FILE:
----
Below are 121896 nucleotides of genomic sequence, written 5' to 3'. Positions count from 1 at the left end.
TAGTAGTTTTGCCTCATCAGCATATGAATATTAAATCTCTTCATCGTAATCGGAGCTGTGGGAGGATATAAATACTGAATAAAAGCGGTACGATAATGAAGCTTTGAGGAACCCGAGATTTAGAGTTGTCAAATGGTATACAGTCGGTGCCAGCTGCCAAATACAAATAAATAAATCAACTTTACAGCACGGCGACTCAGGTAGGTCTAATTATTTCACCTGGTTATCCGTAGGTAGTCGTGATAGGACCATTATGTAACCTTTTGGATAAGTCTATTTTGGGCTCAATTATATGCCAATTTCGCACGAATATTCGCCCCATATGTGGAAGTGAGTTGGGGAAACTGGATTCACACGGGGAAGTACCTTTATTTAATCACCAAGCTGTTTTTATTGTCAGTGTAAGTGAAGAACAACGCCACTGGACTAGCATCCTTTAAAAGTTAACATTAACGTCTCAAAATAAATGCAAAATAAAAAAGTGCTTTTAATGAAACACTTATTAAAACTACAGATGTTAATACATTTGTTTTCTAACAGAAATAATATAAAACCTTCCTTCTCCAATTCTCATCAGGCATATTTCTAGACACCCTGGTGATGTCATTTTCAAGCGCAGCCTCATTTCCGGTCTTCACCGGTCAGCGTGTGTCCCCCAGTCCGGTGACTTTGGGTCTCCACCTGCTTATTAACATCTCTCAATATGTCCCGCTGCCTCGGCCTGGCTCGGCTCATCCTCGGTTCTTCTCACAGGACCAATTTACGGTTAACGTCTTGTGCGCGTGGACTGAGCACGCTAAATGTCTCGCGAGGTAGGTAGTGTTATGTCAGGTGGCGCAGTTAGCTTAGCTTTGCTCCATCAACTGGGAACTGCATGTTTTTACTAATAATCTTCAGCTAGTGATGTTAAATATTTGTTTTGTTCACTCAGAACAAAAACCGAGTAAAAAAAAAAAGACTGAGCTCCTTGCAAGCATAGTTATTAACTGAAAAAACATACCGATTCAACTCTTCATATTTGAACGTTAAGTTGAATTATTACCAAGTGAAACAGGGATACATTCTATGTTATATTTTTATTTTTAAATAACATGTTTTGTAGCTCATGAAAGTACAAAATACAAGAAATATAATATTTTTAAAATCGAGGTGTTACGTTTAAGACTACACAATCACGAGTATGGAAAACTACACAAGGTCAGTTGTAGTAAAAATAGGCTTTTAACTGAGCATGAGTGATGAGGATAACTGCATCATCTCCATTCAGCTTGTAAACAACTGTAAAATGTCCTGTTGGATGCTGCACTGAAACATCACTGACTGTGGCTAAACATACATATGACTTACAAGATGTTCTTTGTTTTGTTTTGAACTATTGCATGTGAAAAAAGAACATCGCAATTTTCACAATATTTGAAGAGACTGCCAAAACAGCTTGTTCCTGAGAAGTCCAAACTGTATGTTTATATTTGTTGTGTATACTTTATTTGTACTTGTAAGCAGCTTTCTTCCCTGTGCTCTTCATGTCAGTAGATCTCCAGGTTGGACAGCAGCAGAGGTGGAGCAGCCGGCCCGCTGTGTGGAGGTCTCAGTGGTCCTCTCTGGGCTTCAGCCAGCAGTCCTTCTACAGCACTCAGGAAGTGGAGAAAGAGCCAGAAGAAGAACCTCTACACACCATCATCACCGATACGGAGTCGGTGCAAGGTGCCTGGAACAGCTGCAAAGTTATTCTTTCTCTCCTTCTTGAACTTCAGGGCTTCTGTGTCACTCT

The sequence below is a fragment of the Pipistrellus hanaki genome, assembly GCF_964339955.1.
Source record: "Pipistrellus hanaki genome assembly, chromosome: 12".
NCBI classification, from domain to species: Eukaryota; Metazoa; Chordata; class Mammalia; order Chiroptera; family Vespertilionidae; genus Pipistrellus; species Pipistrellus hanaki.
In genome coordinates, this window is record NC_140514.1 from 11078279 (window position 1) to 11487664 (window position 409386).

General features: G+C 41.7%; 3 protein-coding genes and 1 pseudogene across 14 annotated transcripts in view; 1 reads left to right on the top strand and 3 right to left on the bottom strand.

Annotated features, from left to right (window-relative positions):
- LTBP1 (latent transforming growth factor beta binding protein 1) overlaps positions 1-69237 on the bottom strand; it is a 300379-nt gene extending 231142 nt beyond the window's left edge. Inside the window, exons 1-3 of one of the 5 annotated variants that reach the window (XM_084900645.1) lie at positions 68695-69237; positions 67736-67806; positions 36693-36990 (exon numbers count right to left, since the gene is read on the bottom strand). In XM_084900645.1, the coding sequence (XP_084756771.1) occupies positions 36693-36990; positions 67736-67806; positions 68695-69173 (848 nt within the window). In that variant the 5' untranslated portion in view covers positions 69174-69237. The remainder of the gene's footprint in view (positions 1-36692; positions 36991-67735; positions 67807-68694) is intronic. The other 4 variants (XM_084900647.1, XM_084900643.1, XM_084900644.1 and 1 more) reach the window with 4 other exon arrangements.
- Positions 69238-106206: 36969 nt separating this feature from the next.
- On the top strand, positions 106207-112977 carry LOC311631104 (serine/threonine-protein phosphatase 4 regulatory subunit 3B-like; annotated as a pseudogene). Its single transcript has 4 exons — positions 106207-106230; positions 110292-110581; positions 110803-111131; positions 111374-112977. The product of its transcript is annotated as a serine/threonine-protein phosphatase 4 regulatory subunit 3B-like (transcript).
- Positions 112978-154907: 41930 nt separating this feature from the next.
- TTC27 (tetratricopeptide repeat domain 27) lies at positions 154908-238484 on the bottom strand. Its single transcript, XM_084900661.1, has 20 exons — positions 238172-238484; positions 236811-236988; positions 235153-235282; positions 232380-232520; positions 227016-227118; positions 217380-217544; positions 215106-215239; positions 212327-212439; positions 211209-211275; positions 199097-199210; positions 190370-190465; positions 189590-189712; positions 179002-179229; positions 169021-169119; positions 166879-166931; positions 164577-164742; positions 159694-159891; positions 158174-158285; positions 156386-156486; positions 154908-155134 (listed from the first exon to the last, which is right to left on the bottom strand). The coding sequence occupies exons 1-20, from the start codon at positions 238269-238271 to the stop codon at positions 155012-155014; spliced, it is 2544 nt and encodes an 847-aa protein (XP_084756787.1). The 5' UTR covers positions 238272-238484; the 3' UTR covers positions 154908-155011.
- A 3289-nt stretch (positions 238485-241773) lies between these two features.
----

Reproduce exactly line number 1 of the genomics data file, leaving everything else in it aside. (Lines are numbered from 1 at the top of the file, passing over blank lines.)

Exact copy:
Below are 121896 nucleotides of genomic sequence, written 5' to 3'. Positions count from 1 at the left end.